Discover the cosmos! Each day a different image or photograph of our fascinating universe is featured, along with a brief explanation written by a professional astronomer.
2020 March 17
Explanation: What's happening in the center of nearby spiral galaxy M77? The face-on galaxy lies a mere 47 million light-years away toward the constellation of the Sea Monster (Cetus). At that estimated distance, this gorgeous island universe is about 100 thousand light-years across. Also known as NGC 1068, its compact and very bright core is well studied by astronomers exploring the mysteries of supermassive black holes in active Seyfert galaxies. M77 and its active core glows bright at x-ray, ultraviolet, visible, infrared, and radio wavelengths. The featured sharp image of M77 was taken by the Hubble Space Telescope and is dominated by the (visible) red light emitted by hydrogen. The image shows details of the spiral's winding spiral arms as traced by obscuring dust clouds, and red-tinted star forming regions close in to the galaxy's luminous core.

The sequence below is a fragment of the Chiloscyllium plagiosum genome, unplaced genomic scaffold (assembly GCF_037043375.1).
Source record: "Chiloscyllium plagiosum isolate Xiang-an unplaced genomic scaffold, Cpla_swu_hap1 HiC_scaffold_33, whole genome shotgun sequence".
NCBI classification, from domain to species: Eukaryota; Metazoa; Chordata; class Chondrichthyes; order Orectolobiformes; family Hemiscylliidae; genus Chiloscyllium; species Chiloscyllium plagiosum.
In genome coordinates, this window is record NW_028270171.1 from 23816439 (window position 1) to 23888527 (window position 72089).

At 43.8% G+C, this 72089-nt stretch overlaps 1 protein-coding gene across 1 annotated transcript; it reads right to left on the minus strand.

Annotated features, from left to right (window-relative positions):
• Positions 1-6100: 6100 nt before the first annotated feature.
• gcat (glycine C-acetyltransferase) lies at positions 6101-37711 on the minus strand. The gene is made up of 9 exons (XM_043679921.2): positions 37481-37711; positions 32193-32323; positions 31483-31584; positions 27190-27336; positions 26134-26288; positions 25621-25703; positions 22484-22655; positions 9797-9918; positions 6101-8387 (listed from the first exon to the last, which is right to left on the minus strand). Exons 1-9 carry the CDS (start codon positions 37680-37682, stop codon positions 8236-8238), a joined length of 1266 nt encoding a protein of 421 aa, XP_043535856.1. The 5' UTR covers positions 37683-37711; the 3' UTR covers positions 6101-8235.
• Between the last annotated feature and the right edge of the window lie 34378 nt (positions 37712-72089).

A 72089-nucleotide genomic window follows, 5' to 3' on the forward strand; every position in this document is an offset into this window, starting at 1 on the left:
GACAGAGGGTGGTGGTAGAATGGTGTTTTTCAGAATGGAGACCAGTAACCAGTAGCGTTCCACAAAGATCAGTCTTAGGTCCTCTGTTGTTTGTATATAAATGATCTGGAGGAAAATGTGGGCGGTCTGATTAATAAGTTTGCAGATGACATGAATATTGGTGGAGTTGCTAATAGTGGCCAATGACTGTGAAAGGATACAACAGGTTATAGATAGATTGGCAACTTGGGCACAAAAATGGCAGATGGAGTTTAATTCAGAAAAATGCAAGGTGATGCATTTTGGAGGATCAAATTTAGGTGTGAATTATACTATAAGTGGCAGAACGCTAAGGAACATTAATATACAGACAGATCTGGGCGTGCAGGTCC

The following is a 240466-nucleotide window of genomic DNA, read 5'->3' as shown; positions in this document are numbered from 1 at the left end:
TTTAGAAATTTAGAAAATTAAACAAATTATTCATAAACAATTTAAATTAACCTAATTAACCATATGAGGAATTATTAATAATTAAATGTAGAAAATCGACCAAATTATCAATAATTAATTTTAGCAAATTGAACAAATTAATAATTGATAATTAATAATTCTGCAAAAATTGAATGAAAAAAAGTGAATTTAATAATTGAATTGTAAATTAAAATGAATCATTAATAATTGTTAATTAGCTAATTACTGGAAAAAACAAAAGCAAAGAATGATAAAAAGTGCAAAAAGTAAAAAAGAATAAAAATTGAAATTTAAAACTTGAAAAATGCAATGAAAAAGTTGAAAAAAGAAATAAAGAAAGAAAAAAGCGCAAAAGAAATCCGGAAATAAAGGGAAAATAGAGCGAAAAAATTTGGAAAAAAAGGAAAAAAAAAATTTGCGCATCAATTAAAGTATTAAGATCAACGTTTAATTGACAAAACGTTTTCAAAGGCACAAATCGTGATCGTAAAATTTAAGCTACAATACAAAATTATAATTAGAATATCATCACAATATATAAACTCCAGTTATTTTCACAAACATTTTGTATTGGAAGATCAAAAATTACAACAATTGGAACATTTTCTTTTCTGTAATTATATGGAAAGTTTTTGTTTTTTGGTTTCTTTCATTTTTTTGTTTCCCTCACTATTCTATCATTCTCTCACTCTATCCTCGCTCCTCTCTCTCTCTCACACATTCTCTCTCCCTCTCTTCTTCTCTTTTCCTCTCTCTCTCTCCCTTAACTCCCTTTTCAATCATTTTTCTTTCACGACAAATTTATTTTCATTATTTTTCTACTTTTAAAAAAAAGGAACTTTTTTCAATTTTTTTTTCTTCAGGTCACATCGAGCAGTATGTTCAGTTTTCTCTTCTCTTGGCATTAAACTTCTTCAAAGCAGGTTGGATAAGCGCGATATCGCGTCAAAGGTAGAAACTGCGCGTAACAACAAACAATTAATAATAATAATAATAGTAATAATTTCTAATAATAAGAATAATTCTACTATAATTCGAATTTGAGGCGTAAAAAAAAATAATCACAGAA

Authors & editors:
Jerry Bonnell (UMCP)
NASA Official: Phillip Newman Specific rights apply.
A service of: ASD at NASA / GSFC
& Michigan Tech. U.